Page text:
Preserving Our Faith

The headline was so familiar: Yet another group was “challenging the Vatican” on something, this time, on upholding the timeless teaching of the Church that only men are called to the Sacrament of Holy Orders.

One can’t really find too much fault with the content of the article, namely that some small groups in North America, Austria, and Australia, the usual lineup, are protesting this particular teaching of the Church.

What one does find frustrating is the tenor of the headline and the article that “the Vatican” has these bizarre, outmoded, oppressive “policies” that need to be “revised” so that such “guidelines of Rome” are brought more in line with enlightened thinking of today.

One would think that leaders in “the Vatican” occasionally meet to decide what “rules” they should issue or reinforce today, or what changes in procedure they should introduce to guarantee that the Church is more relevant.

While this seems to be the presumption of most people who attempt to report on the Church, it is, indeed, a presumption that is invalid.

“The Vatican” is a plot of ground the size of an eighteen-hole golf course on the banks of the Tiber River in Rome.  It happens also to be the home of the successor to the man buried on this acreage under the splendid basilica which bears his name, St. Peter’s.

These 108 acres, “the Vatican” have absolutely no authority at all to alter the teaching of the Church.  Its sacred duty, rather, is to preserve and hand on the deposit of faith we have received from revelation, from the Bible, from Jesus, from His apostles.

So, to imply that the Successor of St. Peter, Pope Benedict XVI, and his closest aides regularly meet as some political entity to read the latest poll and “change Church policy,” like that of ordaining only men, is silly.

Call it whatever you went — “the Vatican,” “Rome,” “the Pope,” “the Holy See,” “the Magisterium” — whatever you call it, it does not “make up,” “change,” or “issue” new doctrines.  It inherits them, receives them, “handed on” (from the Latin word tradiitio,) by Tradition.

Yes, it may rethink how the truth entrusted to it might be better explained, or more credibly presented, or expressed in a more contemporary way.

Yes, it might become concerned when it’s clear that a good chunk of people no longer follow a particular teaching or moral precept.

But it does not then call a meeting and vote whether or not to change the teaching.

At times it – “the Vatican,” “Rome,” “the Pope,” “the Holy See,” “the Magisterium” — might even wish it could change certain teachings.  For instance, I would wager most bishops, priests, deacons, pastoral leaders, and maybe even the Holy Father himself has, at one time or another wished the Church could alter the teaching of Jesus that marriage is forever, and that one cannot break that sacred bond asunder.

But it can’t, because it didn’t make up the teaching to begin with.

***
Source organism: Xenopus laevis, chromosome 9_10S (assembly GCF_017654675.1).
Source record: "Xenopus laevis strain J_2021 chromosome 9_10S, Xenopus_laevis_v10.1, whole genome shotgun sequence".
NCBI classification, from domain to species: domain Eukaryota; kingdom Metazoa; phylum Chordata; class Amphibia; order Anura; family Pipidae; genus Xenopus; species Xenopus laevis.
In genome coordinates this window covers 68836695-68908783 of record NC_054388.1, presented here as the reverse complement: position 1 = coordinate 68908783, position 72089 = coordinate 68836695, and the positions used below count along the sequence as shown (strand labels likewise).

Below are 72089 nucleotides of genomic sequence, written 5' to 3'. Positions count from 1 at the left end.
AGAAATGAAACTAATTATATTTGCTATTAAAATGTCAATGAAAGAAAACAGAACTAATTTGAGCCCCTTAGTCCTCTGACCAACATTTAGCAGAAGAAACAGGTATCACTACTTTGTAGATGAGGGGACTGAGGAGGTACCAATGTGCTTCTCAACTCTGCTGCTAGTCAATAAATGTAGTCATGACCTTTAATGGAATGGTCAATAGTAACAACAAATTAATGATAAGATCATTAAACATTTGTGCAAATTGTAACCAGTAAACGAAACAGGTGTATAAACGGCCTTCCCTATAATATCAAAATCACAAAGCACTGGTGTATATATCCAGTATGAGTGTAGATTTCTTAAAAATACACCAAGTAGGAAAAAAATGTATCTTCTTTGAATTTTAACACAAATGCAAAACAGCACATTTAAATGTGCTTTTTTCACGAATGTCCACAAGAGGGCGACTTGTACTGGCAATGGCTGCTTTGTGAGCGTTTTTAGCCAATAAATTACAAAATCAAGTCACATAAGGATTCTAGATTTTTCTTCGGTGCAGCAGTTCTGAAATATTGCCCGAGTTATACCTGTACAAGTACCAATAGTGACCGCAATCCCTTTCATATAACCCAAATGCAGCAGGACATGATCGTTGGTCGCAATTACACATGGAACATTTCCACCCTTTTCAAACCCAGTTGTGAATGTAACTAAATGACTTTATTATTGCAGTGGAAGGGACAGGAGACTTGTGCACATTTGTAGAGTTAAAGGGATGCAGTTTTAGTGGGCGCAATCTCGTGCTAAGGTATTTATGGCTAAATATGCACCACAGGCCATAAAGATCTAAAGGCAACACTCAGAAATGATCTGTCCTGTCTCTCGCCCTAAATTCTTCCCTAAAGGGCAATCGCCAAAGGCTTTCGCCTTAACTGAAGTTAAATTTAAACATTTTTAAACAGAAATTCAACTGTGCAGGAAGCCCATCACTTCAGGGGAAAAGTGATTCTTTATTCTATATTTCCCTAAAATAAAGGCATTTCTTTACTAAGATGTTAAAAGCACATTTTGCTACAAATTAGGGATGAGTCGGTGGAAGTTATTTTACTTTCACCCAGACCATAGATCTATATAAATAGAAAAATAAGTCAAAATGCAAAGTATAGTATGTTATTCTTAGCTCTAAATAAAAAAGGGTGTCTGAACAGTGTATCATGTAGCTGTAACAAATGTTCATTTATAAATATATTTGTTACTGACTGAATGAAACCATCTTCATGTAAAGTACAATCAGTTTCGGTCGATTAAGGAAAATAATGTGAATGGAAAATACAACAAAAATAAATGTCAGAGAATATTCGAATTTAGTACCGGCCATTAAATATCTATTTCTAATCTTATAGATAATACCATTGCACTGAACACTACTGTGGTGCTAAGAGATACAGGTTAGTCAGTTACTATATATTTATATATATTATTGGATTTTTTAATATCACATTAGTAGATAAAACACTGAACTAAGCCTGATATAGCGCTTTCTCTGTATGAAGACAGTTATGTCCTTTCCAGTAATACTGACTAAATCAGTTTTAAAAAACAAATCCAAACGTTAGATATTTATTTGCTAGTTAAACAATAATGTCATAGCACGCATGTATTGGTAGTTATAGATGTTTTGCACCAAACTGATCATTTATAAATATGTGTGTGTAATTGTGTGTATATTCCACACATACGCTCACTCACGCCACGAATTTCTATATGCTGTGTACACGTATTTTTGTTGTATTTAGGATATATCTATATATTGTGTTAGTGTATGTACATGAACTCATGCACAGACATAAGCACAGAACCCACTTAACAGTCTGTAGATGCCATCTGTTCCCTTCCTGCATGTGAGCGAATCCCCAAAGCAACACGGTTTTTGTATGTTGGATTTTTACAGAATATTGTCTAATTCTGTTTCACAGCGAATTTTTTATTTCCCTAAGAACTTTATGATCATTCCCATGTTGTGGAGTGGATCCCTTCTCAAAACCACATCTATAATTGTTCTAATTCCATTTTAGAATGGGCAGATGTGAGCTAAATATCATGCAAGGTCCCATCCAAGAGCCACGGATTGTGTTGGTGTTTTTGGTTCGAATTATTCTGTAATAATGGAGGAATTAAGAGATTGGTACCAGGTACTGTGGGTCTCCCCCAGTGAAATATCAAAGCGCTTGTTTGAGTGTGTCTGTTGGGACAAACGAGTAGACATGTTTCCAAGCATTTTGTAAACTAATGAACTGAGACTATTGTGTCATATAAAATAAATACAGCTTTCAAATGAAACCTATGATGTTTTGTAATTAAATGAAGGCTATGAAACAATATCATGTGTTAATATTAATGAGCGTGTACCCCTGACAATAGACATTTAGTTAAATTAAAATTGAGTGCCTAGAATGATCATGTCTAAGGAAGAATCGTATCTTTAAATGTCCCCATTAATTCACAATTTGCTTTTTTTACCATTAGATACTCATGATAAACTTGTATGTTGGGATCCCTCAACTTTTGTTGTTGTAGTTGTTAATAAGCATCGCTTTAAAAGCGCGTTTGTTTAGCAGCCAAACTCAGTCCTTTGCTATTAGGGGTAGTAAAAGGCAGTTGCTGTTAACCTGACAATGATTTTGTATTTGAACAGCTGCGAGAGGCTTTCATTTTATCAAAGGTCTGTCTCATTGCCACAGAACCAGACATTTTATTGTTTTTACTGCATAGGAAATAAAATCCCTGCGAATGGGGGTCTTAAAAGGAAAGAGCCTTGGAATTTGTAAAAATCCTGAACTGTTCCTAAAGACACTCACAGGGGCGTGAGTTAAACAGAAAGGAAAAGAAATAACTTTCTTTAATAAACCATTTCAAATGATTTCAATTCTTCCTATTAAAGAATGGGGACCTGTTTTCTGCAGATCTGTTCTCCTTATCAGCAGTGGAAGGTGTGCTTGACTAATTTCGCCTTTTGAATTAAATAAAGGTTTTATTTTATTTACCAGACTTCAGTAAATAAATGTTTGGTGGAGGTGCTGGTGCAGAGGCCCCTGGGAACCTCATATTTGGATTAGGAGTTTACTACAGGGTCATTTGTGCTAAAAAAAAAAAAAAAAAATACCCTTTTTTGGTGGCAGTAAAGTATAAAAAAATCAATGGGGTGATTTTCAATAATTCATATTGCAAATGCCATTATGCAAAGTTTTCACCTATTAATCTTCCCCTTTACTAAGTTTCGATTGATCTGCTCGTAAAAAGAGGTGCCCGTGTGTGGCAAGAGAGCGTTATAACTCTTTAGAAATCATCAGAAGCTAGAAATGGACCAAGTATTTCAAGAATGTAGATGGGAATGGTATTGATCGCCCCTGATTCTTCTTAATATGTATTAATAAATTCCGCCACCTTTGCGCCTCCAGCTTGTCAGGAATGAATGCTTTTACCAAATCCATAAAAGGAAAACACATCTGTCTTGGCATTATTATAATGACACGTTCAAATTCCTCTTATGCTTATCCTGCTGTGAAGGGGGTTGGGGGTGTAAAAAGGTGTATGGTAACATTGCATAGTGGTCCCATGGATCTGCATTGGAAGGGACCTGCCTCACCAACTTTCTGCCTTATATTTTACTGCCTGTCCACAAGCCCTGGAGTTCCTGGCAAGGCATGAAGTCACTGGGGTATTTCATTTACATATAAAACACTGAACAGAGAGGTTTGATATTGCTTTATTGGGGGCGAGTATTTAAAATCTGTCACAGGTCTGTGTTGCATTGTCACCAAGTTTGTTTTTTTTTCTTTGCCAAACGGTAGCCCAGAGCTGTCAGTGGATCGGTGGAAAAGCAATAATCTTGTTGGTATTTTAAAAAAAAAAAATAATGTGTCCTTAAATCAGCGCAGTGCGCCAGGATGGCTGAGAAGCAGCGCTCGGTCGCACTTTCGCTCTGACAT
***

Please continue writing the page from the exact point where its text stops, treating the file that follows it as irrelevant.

So, plug in whatever word you want in the boilerplate headline: “Group Challenges Vatican on its Policy of __________________” — abortion, marriage, euthanasia, lying, stealing, artificial contraception, sexual acts outside of marriage, ordination of women — fill in the “flavor of the day,” but the headline is still inaccurate: these are not “policies” decided by some person in the Vatican; these are not “bans” put out by some committee.  These are doctrines, timeless teachings not ours to alter.

It sometimes seems as if many view the Church as a political institution, with a new pope or new bishop able to set out his own positions and priorities the way an incoming president or governor would.  Back in 2009, for instance, when I was appointed Archbishop of New York, I was asked by a reporter how my “policy” on gay “marriage” would differ from the “policy” of Cardinal Egan.  I tried to explain, as gently as I could, that the responsibility of any bishop is to clearly and charitably articulate the teaching of the Church, not to establish “policy” on which teaching he will follow and which teaching he will change.

To be clear, yes, the Church does have some “policies” that can be changed, for instance, abstinence of meat on Friday, fasting from food before Holy Communion, or even priestly celibacy.  These indeed are part of the Church’s discipline — still not to be dismissed lightly — and can be modified, and there are so many other areas of pastoral strategy where we need vigorous discussion and fresh ideas.

But, sorry, not in the area of doctrine, not part of the Church’s received Tradition.  Some might protest, take out ads, have yet another meeting.  Go ahead.  But, they should at least be accurate: don’t blame “the Vatican” for doctrines you don’t like.  Blame Revelation, the Bible, Jesus, and Sacred Tradition.  “The Vatican” does not “make-up” teaching, but only passes it on.